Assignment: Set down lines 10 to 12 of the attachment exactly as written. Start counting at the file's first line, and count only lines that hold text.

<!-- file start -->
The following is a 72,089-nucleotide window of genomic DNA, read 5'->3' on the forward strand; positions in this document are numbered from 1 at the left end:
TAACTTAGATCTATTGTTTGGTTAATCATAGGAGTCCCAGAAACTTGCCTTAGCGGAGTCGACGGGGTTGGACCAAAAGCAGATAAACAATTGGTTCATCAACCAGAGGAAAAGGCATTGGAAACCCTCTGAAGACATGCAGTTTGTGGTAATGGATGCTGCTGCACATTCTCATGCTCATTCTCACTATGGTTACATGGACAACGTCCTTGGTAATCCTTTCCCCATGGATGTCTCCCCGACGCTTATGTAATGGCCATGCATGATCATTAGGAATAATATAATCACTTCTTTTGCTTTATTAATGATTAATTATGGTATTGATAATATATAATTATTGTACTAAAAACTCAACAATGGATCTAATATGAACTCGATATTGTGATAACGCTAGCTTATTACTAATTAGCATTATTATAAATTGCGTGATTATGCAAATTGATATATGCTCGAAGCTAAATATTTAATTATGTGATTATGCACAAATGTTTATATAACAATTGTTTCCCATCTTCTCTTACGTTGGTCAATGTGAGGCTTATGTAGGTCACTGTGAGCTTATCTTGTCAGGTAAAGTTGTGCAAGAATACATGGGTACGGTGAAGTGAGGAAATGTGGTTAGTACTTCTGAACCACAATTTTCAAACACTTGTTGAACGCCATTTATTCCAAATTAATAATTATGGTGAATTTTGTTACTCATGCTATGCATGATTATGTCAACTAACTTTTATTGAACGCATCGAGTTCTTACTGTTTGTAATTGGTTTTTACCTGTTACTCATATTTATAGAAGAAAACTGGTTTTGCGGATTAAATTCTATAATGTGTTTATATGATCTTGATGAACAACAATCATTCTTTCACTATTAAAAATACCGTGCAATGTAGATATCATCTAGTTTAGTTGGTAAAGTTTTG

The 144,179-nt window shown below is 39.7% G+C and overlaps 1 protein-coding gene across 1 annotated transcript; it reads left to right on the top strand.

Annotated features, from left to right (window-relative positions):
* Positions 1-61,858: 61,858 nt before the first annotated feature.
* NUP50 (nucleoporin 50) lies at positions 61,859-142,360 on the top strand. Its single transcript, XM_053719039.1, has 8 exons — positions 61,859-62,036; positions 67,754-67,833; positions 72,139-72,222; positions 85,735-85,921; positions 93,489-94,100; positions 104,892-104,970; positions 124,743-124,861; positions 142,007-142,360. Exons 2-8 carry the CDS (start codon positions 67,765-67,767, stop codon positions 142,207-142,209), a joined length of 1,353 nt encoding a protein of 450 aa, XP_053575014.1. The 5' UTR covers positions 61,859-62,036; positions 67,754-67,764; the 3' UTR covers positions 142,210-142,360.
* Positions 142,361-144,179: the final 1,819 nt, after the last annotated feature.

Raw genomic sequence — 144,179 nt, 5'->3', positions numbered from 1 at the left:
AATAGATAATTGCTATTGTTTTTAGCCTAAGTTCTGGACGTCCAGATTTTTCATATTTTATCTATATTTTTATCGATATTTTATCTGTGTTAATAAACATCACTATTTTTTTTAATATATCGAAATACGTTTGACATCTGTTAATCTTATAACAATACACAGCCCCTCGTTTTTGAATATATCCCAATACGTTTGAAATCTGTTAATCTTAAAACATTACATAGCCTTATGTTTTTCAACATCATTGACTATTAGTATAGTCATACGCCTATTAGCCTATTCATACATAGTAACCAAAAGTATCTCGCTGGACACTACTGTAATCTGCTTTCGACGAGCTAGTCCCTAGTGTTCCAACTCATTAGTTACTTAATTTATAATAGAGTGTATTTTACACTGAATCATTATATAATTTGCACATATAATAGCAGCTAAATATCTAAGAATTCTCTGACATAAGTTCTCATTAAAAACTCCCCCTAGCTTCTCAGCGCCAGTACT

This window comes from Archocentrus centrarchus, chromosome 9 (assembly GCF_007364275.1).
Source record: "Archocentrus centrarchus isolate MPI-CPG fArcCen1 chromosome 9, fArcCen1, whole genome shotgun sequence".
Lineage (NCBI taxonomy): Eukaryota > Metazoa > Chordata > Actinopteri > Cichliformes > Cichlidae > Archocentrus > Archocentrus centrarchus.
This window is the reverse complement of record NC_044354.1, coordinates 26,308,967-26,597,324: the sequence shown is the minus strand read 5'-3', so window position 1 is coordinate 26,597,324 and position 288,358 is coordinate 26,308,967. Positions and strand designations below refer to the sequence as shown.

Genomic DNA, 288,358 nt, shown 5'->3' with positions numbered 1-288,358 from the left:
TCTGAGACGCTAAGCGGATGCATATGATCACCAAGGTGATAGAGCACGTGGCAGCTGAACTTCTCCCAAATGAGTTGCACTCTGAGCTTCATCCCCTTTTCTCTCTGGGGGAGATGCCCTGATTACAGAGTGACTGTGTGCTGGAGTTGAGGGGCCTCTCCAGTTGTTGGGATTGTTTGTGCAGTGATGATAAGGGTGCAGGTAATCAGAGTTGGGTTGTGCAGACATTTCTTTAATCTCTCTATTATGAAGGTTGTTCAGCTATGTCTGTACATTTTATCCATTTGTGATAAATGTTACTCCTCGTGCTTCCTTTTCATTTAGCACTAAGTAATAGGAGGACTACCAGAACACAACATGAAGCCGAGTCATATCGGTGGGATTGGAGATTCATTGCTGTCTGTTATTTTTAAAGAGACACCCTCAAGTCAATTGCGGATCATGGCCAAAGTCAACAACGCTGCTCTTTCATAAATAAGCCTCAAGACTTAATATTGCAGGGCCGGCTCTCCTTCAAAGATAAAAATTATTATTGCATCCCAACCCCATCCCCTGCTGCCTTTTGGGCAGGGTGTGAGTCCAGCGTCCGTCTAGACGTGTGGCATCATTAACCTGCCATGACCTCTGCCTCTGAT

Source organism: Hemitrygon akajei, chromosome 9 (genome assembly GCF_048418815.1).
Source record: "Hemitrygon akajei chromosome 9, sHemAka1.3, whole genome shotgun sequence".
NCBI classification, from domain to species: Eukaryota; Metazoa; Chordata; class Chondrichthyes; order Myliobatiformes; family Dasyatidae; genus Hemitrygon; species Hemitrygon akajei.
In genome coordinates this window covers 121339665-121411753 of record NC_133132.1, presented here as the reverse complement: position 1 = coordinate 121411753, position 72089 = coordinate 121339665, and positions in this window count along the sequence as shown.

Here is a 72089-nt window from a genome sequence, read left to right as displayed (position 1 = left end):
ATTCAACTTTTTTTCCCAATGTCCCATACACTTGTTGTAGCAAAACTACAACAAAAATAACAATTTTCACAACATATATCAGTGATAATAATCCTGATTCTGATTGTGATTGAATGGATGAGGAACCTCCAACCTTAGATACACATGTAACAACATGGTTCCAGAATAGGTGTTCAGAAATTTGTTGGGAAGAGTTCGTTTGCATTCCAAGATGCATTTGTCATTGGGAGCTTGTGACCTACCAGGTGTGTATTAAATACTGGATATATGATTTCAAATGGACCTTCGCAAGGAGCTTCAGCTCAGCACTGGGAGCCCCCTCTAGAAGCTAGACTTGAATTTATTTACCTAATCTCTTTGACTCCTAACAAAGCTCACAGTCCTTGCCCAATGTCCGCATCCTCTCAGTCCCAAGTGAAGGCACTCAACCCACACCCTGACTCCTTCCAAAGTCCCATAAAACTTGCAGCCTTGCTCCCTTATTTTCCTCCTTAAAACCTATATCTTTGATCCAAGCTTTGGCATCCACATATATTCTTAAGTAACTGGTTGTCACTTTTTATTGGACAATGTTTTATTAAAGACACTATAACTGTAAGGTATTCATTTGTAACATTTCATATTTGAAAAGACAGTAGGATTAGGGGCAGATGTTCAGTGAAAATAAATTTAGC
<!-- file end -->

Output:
This window comes from Archocentrus centrarchus, chromosome 9 (assembly GCF_007364275.1).
Source record: "Archocentrus centrarchus isolate MPI-CPG fArcCen1 chromosome 9, fArcCen1, whole genome shotgun sequence".
Lineage (NCBI taxonomy): Eukaryota > Metazoa > Chordata > Actinopteri > Cichliformes > Cichlidae > Archocentrus > Archocentrus centrarchus.